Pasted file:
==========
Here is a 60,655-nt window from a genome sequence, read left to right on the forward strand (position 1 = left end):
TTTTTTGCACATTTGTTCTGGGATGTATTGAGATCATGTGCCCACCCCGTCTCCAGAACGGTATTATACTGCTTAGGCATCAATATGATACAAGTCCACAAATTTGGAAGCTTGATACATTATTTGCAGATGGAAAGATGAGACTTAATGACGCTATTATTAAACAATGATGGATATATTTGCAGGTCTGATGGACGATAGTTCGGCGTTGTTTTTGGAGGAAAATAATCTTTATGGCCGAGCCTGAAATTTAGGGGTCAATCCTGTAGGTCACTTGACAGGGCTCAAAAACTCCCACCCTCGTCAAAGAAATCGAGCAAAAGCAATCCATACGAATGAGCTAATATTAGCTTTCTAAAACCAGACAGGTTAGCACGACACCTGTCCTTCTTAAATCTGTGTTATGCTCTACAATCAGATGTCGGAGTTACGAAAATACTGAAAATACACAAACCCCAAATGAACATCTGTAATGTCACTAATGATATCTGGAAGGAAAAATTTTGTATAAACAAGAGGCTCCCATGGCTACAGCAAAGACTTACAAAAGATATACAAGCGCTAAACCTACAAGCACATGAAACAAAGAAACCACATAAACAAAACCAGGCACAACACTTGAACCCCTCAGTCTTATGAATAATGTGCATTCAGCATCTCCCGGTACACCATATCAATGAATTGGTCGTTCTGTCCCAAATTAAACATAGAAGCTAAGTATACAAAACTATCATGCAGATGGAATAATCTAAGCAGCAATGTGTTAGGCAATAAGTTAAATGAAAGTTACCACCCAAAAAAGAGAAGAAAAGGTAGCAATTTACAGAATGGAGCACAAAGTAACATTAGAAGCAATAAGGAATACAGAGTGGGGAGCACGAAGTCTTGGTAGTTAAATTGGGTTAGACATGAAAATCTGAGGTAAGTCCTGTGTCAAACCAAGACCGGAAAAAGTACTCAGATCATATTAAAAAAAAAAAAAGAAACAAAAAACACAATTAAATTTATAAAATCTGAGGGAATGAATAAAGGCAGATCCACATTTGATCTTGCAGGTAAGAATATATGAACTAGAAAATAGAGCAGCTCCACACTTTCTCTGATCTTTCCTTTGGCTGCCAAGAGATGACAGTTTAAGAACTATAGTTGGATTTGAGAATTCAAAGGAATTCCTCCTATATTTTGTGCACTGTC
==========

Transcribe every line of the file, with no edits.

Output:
Here is a 60,655-nt window from a genome sequence, read left to right on the forward strand (position 1 = left end):
TTTTTTGCACATTTGTTCTGGGATGTATTGAGATCATGTGCCCACCCCGTCTCCAGAACGGTATTATACTGCTTAGGCATCAATATGATACAAGTCCACAAATTTGGAAGCTTGATACATTATTTGCAGATGGAAAGATGAGACTTAATGACGCTATTATTAAACAATGATGGATATATTTGCAGGTCTGATGGACGATAGTTCGGCGTTGTTTTTGGAGGAAAATAATCTTTATGGCCGAGCCTGAAATTTAGGGGTCAATCCTGTAGGTCACTTGACAGGGCTCAAAAACTCCCACCCTCGTCAAAGAAATCGAGCAAAAGCAATCCATACGAATGAGCTAATATTAGCTTTCTAAAACCAGACAGGTTAGCACGACACCTGTCCTTCTTAAATCTGTGTTATGCTCTACAATCAGATGTCGGAGTTACGAAAATACTGAAAATACACAAACCCCAAATGAACATCTGTAATGTCACTAATGATATCTGGAAGGAAAAATTTTGTATAAACAAGAGGCTCCCATGGCTACAGCAAAGACTTACAAAAGATATACAAGCGCTAAACCTACAAGCACATGAAACAAAGAAACCACATAAACAAAACCAGGCACAACACTTGAACCCCTCAGTCTTATGAATAATGTGCATTCAGCATCTCCCGGTACACCATATCAATGAATTGGTCGTTCTGTCCCAAATTAAACATAGAAGCTAAGTATACAAAACTATCATGCAGATGGAATAATCTAAGCAGCAATGTGTTAGGCAATAAGTTAAATGAAAGTTACCACCCAAAAAAGAGAAGAAAAGGTAGCAATTTACAGAATGGAGCACAAAGTAACATTAGAAGCAATAAGGAATACAGAGTGGGGAGCACGAAGTCTTGGTAGTTAAATTGGGTTAGACATGAAAATCTGAGGTAAGTCCTGTGTCAAACCAAGACCGGAAAAAGTACTCAGATCATATTAAAAAAAAAAAAAGAAACAAAAAACACAATTAAATTTATAAAATCTGAGGGAATGAATAAAGGCAGATCCACATTTGATCTTGCAGGTAAGAATATATGAACTAGAAAATAGAGCAGCTCCACACTTTCTCTGATCTTTCCTTTGGCTGCCAAGAGATGACAGTTTAAGAACTATAGTTGGATTTGAGAATTCAAAGGAATTCCTCCTATATTTTGTGCACTGTC